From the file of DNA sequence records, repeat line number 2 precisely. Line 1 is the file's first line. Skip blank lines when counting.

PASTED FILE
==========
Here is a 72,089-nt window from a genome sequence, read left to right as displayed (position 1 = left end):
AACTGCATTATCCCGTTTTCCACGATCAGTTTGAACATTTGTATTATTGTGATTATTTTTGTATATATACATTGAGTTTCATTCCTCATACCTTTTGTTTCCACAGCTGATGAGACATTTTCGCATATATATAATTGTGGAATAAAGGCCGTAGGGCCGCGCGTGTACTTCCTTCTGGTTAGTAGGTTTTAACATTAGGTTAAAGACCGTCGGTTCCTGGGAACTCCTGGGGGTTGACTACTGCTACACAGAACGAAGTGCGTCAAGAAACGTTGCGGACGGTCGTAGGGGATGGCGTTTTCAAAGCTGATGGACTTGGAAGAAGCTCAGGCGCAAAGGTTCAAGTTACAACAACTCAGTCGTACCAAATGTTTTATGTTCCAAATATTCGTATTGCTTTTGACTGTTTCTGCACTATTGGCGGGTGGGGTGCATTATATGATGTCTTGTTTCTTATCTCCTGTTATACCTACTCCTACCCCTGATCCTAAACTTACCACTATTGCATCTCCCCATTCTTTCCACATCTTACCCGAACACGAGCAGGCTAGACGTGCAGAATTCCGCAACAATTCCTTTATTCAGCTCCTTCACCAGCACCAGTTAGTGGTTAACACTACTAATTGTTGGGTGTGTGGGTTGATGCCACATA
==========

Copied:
AACTGCATTATCCCGTTTTCCACGATCAGTTTGAACATTTGTATTATTGTGATTATTTTTGTATATATACATTGAGTTTCATTCCTCATACCTTTTGTTTCCACAGCTGATGAGACATTTTCGCATATATATAATTGTGGAATAAAGGCCGTAGGGCCGCGCGTGTACTTCCTTCTGGTTAGTAGGTTTTAACATTAGGTTAAAGACCGTCGGTTCCTGGGAACTCCTGGGGGTTGACTACTGCTACACAGAACGAAGTGCGTCAAGAAACGTTGCGGACGGTCGTAGGGGATGGCGTTTTCAAAGCTGATGGACTTGGAAGAAGCTCAGGCGCAAAGGTTCAAGTTACAACAACTCAGTCGTACCAAATGTTTTATGTTCCAAATATTCGTATTGCTTTTGACTGTTTCTGCACTATTGGCGGGTGGGGTGCATTATATGATGTCTTGTTTCTTATCTCCTGTTATACCTACTCCTACCCCTGATCCTAAACTTACCACTATTGCATCTCCCCATTCTTTCCACATCTTACCCGAACACGAGCAGGCTAGACGTGCAGAATTCCGCAACAATTCCTTTATTCAGCTCCTTCACCAGCACCAGTTAGTGGTTAACACTACTAATTGTTGGGTGTGTGGGTTGATGCCACATA